Relief from Customs Duty and Value-Added Tax (VAT)

Updated on April 28, 2022

Certain items imported from outside the European Union are exempt from customs duty, VAT, or both (EU). This section contains information on the types of relief available, as well as the rules and processes that apply.

Permanent importation of samples

You can import samples of items from outside the European Union (EU) for trade promotion purposes without paying customs duty or VAT (VAT). To qualify for this relief, your items must meet the following criteria:

Only be used as samples; have no value; and be used to gain orders for the things they represent.
The samples may be deemed permanently unusable at the request of Revenue. Torn, punctured, or irreversibly marked samples are possible.

Procedure at importation

A letter from the supplier certifying that your items are solely to be used as samples in order to solicit orders for the type of goods they represent is required.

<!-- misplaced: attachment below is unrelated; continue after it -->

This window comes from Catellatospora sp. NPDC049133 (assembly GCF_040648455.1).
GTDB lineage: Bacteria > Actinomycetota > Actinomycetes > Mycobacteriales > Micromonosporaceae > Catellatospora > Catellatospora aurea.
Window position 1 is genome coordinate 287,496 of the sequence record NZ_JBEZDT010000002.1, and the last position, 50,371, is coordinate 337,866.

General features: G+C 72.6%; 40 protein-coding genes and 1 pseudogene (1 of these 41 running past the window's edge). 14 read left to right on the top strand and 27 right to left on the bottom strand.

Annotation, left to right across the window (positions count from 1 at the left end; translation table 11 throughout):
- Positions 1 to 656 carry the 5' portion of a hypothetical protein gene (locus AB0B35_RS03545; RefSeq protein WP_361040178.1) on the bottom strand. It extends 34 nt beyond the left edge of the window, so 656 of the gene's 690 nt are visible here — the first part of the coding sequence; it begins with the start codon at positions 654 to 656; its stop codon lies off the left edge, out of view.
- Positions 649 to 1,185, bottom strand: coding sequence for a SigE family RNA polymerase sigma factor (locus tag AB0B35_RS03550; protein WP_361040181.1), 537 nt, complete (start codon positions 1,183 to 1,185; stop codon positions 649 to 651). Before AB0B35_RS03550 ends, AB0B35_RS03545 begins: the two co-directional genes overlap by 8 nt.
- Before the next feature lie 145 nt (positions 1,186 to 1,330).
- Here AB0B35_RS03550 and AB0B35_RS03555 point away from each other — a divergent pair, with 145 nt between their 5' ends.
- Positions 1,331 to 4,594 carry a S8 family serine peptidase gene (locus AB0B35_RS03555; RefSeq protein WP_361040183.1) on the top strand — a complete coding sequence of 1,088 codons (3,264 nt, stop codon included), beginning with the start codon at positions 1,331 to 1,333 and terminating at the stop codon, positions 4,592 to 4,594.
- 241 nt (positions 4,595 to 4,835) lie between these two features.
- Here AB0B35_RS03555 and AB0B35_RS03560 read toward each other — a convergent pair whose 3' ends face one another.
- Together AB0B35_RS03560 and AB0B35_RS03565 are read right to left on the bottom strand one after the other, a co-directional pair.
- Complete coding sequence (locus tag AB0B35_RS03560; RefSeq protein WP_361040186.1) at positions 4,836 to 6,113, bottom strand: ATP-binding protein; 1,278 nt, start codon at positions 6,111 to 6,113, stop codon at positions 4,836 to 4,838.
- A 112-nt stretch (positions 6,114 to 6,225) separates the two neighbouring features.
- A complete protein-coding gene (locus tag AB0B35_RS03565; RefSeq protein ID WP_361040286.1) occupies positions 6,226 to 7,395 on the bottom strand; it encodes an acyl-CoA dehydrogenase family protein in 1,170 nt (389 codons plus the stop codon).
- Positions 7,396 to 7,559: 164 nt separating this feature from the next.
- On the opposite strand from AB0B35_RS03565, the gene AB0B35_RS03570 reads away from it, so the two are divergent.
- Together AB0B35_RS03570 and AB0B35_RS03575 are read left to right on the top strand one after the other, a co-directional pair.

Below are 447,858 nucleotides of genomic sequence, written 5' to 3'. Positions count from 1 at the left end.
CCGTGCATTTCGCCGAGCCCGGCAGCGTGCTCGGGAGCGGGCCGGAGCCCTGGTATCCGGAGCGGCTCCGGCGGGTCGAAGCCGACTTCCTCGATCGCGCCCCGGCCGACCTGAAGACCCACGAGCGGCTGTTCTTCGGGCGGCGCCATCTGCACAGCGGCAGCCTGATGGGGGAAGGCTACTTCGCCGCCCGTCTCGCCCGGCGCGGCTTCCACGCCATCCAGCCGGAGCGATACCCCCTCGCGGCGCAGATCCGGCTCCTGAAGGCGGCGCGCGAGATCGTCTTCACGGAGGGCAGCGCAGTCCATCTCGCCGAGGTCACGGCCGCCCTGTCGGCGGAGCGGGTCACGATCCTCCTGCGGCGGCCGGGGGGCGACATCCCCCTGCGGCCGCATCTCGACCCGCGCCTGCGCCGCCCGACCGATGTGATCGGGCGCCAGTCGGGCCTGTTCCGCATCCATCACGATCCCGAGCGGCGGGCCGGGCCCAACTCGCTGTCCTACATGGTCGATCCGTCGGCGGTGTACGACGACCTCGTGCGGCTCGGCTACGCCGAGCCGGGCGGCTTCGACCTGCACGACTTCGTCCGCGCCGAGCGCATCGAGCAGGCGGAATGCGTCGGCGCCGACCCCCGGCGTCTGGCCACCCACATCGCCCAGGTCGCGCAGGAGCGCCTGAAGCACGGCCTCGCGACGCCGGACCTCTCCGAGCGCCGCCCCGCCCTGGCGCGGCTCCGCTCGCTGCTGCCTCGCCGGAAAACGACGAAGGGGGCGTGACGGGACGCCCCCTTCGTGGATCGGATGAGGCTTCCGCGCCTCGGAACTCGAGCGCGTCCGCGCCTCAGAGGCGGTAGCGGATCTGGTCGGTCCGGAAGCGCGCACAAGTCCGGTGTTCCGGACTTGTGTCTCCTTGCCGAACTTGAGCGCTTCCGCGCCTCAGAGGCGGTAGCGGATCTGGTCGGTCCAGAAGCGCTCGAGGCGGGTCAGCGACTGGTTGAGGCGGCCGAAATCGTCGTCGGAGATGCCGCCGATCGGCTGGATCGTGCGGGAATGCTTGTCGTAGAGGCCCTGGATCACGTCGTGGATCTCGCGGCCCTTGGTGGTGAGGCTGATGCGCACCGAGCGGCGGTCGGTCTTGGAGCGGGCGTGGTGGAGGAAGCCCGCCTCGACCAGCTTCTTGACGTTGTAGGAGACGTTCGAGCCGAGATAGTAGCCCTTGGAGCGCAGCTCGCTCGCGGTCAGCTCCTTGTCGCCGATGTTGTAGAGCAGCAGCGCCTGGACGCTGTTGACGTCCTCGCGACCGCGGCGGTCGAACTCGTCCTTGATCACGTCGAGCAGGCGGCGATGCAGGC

The sender of the products should do the following:

Attach the above-mentioned letter to the parcel’s outside and label it ‘customs documentation.’
Give the postal service or courier handling the package information about the goods. The following items should be included in this information on the goods:
a precise description of a commodity code and its value
‘Samples for trade promotion purposes: exemption from import duties sought’ should be written on the parcel.
Using Revenue’s Automated Import System, the courier or postal service carrying the shipment can use this information to submit an electronic customs declaration (AIS).

They should include the following information on this customs declaration:

Declare the items as samples for the purpose of trade promotion and enter code C30 in D/E 1/11.

Further information

If you require further information, contact the Authorisations and Reliefs Unit

Importation of goods for charitable and humanitarian organisations

Certain items from outside the European Union (EU) can be imported by charitable and humanitarian organisations without paying customs duty or VAT (VAT).

The following items may be included in the goods:

Food, medicine, clothing, and bedclothes are examples of basic essentials for those in need. The items must be provided free of charge in order to qualify for VAT exemption.
Items sent for free by a person or organisation based outside the European Union. These items must be utilised for fund-raising at charity events on occasion in order to help persons in need.